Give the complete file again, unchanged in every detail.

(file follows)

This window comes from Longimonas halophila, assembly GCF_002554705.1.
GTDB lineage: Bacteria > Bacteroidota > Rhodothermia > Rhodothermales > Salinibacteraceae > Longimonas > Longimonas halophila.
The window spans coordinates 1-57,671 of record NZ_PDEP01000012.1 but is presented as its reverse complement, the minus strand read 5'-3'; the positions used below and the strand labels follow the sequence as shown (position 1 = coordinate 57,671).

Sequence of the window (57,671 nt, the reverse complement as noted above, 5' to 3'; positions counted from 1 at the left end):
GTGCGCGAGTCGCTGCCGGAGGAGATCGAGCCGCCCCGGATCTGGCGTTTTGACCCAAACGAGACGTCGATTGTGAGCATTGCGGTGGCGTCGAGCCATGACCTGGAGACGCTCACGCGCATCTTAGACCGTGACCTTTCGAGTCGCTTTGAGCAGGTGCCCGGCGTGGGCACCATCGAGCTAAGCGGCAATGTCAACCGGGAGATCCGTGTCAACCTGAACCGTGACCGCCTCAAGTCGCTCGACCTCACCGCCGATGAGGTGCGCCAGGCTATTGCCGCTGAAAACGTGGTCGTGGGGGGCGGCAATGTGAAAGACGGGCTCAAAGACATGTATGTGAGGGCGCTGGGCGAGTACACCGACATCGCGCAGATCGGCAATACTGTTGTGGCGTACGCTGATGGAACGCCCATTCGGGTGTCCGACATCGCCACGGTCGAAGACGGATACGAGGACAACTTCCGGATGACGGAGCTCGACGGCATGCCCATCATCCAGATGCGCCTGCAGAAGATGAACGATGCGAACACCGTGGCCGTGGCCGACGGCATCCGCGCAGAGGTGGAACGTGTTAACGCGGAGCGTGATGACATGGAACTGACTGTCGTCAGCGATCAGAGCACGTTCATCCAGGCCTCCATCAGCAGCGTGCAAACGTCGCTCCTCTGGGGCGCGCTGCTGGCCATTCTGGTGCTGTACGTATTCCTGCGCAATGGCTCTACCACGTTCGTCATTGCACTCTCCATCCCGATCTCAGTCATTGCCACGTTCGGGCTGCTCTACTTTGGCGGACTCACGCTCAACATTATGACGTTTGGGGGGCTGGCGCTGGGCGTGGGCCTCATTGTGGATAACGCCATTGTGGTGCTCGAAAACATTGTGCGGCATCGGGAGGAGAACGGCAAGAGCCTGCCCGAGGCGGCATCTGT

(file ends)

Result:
This window comes from Longimonas halophila, assembly GCF_002554705.1.
GTDB lineage: Bacteria > Bacteroidota > Rhodothermia > Rhodothermales > Salinibacteraceae > Longimonas > Longimonas halophila.
The window spans coordinates 1-57,671 of record NZ_PDEP01000012.1 but is presented as its reverse complement, the minus strand read 5'-3'; the positions used below and the strand labels follow the sequence as shown (position 1 = coordinate 57,671).

Sequence of the window (57,671 nt, the reverse complement as noted above, 5' to 3'; positions counted from 1 at the left end):
GTGCGCGAGTCGCTGCCGGAGGAGATCGAGCCGCCCCGGATCTGGCGTTTTGACCCAAACGAGACGTCGATTGTGAGCATTGCGGTGGCGTCGAGCCATGACCTGGAGACGCTCACGCGCATCTTAGACCGTGACCTTTCGAGTCGCTTTGAGCAGGTGCCCGGCGTGGGCACCATCGAGCTAAGCGGCAATGTCAACCGGGAGATCCGTGTCAACCTGAACCGTGACCGCCTCAAGTCGCTCGACCTCACCGCCGATGAGGTGCGCCAGGCTATTGCCGCTGAAAACGTGGTCGTGGGGGGCGGCAATGTGAAAGACGGGCTCAAAGACATGTATGTGAGGGCGCTGGGCGAGTACACCGACATCGCGCAGATCGGCAATACTGTTGTGGCGTACGCTGATGGAACGCCCATTCGGGTGTCCGACATCGCCACGGTCGAAGACGGATACGAGGACAACTTCCGGATGACGGAGCTCGACGGCATGCCCATCATCCAGATGCGCCTGCAGAAGATGAACGATGCGAACACCGTGGCCGTGGCCGACGGCATCCGCGCAGAGGTGGAACGTGTTAACGCGGAGCGTGATGACATGGAACTGACTGTCGTCAGCGATCAGAGCACGTTCATCCAGGCCTCCATCAGCAGCGTGCAAACGTCGCTCCTCTGGGGCGCGCTGCTGGCCATTCTGGTGCTGTACGTATTCCTGCGCAATGGCTCTACCACGTTCGTCATTGCACTCTCCATCCCGATCTCAGTCATTGCCACGTTCGGGCTGCTCTACTTTGGCGGACTCACGCTCAACATTATGACGTTTGGGGGGCTGGCGCTGGGCGTGGGCCTCATTGTGGATAACGCCATTGTGGTGCTCGAAAACATTGTGCGGCATCGGGAGGAGAACGGCAAGAGCCTGCCCGAGGCGGCATCTGT